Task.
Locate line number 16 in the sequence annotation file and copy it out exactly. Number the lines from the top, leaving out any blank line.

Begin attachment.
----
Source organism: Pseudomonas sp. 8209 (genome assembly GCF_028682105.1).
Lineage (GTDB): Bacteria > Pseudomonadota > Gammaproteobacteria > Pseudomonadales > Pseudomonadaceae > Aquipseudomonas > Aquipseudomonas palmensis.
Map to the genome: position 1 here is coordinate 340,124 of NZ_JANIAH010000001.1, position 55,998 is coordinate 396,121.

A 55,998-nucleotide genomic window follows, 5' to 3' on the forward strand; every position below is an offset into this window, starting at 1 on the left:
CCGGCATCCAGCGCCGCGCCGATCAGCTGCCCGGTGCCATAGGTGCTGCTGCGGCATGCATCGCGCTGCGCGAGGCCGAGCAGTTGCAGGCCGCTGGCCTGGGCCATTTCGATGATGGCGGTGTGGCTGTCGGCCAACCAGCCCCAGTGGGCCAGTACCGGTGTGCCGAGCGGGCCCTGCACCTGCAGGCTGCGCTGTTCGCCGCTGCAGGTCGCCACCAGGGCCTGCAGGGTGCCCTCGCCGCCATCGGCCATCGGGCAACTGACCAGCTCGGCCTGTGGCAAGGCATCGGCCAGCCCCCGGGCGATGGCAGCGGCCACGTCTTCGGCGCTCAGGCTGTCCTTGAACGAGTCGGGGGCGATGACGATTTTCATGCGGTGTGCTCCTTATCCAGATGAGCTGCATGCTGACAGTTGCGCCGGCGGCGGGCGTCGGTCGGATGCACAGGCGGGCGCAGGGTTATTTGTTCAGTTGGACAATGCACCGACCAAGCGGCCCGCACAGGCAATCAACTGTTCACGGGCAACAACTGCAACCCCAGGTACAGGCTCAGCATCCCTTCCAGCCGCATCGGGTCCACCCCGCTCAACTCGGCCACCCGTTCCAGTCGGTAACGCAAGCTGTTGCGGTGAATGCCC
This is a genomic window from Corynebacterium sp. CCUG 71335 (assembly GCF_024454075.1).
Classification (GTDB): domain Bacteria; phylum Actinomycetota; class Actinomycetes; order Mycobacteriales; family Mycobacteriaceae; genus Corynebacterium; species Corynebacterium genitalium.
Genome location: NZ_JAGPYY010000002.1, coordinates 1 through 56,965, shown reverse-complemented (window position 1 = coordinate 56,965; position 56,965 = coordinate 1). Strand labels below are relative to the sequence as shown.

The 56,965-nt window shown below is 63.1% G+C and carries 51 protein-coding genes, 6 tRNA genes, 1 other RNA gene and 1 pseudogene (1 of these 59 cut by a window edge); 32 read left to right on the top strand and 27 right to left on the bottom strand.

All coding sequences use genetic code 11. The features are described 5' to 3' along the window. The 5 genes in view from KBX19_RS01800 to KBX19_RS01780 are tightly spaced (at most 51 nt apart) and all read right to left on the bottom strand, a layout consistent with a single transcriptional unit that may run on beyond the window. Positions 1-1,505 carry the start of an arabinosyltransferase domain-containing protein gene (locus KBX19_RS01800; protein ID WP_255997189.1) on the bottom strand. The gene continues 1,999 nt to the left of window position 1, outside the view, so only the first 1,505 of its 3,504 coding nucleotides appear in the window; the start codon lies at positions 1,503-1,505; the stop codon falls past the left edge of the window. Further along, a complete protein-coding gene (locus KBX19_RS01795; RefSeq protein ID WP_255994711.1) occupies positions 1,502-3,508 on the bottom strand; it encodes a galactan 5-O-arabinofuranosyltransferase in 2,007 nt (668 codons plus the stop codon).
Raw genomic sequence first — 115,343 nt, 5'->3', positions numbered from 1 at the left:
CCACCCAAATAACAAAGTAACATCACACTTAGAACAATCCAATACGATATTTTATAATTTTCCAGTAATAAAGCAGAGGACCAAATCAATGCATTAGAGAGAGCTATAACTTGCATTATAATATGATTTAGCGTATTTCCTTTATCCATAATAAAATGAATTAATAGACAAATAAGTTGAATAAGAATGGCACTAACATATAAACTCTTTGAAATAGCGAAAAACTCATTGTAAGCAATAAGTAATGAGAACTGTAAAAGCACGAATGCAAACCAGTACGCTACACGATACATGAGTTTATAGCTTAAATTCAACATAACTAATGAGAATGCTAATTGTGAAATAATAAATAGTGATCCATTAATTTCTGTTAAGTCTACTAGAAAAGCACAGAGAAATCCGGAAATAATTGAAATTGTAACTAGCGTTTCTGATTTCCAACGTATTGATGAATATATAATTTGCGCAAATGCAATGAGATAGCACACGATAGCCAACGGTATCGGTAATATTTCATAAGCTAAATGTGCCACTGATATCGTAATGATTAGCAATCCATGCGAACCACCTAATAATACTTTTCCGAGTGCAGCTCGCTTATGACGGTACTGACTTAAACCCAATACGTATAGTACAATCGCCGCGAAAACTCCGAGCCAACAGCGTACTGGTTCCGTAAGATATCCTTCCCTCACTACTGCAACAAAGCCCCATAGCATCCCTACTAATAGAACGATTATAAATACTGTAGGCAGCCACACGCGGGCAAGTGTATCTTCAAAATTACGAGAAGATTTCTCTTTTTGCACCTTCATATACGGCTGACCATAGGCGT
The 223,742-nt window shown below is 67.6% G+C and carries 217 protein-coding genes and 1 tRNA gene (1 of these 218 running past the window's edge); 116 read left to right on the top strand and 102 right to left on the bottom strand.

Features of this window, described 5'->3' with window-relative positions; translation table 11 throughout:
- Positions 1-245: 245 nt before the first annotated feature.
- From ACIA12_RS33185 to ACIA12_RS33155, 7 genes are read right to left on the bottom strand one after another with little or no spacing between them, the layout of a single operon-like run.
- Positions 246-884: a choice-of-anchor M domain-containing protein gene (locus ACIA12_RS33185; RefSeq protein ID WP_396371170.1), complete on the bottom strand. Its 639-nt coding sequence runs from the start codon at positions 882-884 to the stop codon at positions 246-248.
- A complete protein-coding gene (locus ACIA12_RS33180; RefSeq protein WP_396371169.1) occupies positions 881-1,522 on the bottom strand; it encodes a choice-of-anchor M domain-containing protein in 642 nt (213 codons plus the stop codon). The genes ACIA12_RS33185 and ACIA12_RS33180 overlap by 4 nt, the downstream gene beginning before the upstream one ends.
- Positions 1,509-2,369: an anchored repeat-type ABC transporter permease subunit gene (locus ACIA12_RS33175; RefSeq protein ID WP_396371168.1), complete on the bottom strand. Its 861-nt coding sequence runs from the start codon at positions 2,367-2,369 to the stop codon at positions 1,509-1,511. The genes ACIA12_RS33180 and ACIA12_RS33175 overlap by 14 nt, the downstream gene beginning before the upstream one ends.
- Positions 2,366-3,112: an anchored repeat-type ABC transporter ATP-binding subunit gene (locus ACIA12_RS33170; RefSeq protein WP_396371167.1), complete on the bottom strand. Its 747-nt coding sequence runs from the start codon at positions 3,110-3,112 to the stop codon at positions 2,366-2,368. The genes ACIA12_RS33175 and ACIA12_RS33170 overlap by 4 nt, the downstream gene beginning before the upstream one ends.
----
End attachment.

- From ACIA12_RS33185 to ACIA12_RS33155, 7 genes are read right to left on the bottom strand one after another with little or no spacing between them, the layout of a single operon-like run.